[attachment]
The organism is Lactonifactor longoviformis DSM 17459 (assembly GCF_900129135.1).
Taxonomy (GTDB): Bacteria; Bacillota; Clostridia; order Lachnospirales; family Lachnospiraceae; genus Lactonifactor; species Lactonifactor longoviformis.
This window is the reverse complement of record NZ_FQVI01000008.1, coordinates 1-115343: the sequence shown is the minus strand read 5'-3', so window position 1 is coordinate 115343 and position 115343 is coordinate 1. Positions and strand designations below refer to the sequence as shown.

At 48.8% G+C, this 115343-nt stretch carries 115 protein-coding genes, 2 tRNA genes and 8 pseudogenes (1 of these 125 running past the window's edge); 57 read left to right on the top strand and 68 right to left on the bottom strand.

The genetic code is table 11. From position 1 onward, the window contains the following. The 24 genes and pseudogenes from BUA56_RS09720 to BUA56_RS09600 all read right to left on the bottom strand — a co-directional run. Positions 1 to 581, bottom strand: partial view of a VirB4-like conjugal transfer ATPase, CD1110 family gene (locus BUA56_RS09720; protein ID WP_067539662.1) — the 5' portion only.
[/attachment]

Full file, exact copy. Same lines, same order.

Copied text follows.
The organism is Lactonifactor longoviformis DSM 17459 (assembly GCF_900129135.1).
Taxonomy (GTDB): Bacteria; Bacillota; Clostridia; order Lachnospirales; family Lachnospiraceae; genus Lactonifactor; species Lactonifactor longoviformis.
This window is the reverse complement of record NZ_FQVI01000008.1, coordinates 1-115343: the sequence shown is the minus strand read 5'-3', so window position 1 is coordinate 115343 and position 115343 is coordinate 1. Positions and strand designations below refer to the sequence as shown.

At 48.8% G+C, this 115343-nt stretch carries 115 protein-coding genes, 2 tRNA genes and 8 pseudogenes (1 of these 125 running past the window's edge); 57 read left to right on the top strand and 68 right to left on the bottom strand.

The genetic code is table 11. From position 1 onward, the window contains the following. The 24 genes and pseudogenes from BUA56_RS09720 to BUA56_RS09600 all read right to left on the bottom strand — a co-directional run. Positions 1 to 581, bottom strand: partial view of a VirB4-like conjugal transfer ATPase, CD1110 family gene (locus BUA56_RS09720; protein ID WP_067539662.1) — the 5' portion only.